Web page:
© 2019 Terry Swails

CLOSE BUT NO CIGAR....

February 22, 2019

The next winter storm is in the slot ready to make a move on the Midwest this weekend. Finally, models are coming together on a common solution as to where the storm will track and the sensible weather that will impact the region.

 

Since the storm track holds the key to this entire forecast, I'll start showing the projected positions of Saturday's surface low on our 3 major models. Below each will be the associated snowfall forecasts of that model.

 

The GFS

The EURO

Now the NAM, the outlier.

As you can see the EURO and GFS are in good sync taking the low through EC Iowa. That keeps the majority of the precipitation in my area as rain. The exception would be a mix to start and a change to snow to end. The significant snows stay well into the NW half of Iowa.

 

The NAM being the outlier is further SE with its track and brings snow further east into parts of eastern Iowa and extreme NW Illinois. I suspect the model is showing its cold bias and I don't give it much chance of verifying.

 

The Weather Prediction Center does show this for odds of 2 or more inches of snow. 

All the models do bring in some big time precipitation totals for February on the order of .50 to nearly 2.00". The GFS is very bullish (probably too much so) showing 1.80" in Cedar Rapids and Iowa City. Most of that is rain falling on ground that is covered with more than a foot of snow in spots. That along with moisture from melting snow is likely to create some run-off issues where the heavier rains occur.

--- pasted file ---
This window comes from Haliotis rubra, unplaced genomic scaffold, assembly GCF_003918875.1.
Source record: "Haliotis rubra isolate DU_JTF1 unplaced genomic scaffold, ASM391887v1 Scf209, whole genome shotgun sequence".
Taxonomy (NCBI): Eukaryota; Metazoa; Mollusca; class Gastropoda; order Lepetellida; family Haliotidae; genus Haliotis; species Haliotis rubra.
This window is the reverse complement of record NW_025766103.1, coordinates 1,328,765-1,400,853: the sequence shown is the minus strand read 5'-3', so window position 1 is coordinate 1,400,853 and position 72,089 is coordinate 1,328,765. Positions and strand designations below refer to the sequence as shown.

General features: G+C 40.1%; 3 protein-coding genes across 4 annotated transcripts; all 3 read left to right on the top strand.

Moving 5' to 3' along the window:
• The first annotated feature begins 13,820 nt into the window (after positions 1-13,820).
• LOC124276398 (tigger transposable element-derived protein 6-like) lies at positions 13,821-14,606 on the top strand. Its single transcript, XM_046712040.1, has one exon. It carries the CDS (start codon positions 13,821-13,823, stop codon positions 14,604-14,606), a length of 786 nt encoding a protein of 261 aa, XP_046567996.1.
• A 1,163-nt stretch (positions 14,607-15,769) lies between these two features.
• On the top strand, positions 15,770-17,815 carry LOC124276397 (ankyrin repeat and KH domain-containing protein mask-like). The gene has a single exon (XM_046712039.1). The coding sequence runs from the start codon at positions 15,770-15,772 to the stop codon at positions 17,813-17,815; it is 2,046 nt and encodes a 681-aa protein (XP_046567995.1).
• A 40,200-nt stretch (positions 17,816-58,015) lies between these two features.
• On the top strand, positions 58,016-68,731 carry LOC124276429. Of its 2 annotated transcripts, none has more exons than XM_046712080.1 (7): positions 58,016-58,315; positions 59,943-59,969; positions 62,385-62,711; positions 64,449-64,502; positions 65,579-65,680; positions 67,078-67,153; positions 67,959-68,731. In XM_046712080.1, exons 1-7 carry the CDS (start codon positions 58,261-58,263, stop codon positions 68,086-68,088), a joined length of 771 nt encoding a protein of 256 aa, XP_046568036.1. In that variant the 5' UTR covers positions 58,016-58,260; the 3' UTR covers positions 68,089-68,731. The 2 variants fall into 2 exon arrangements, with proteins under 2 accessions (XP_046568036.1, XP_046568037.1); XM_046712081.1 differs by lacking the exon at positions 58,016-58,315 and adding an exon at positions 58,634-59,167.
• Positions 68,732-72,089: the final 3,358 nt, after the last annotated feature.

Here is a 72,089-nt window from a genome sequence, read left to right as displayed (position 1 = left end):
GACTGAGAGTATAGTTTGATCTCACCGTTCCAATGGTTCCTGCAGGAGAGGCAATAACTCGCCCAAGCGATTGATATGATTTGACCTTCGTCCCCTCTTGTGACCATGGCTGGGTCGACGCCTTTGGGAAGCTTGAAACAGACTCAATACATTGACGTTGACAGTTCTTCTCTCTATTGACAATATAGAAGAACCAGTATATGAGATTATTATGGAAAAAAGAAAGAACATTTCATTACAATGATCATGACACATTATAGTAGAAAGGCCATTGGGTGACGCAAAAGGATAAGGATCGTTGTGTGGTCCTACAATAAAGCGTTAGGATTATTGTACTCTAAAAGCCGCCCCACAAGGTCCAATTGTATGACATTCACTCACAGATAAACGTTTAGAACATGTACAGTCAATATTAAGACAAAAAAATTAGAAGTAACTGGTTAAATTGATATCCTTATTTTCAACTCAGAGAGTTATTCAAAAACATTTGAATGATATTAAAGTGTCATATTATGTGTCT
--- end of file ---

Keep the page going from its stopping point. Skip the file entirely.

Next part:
With regards to timing, precipitation is not expected in my area until Friday night. Initially some mixed freezing rain, sleet or snow is possible, especially north of HWY 30. By Saturday morning rain is the dominate form as warmer air seeps in ahead of the advancing storm. As the system passes much colder air will wrap into the region Saturday night changing the rain to light snow or snow showers. That could hang around for a time Sunday morning before it all comes to an end.

 

At this point howling NW winds are expected to surge southeast bringing a significant cool-down Sunday. Along with falling temperatures, the winds will be formidable with gust over 50 mph possible. Where significant snow falls this will create near whiteout conditions, especially in NC Iowa and Minnesota. Here's the gusts shown on the EURO Sunday morning. 57 mph would meet severe thunderstorm criteria!

From what I can see tonight, it's close but no cigar on significant snow with this potent storm. Rain should rule, sloppy and cold. Roll weather....TS

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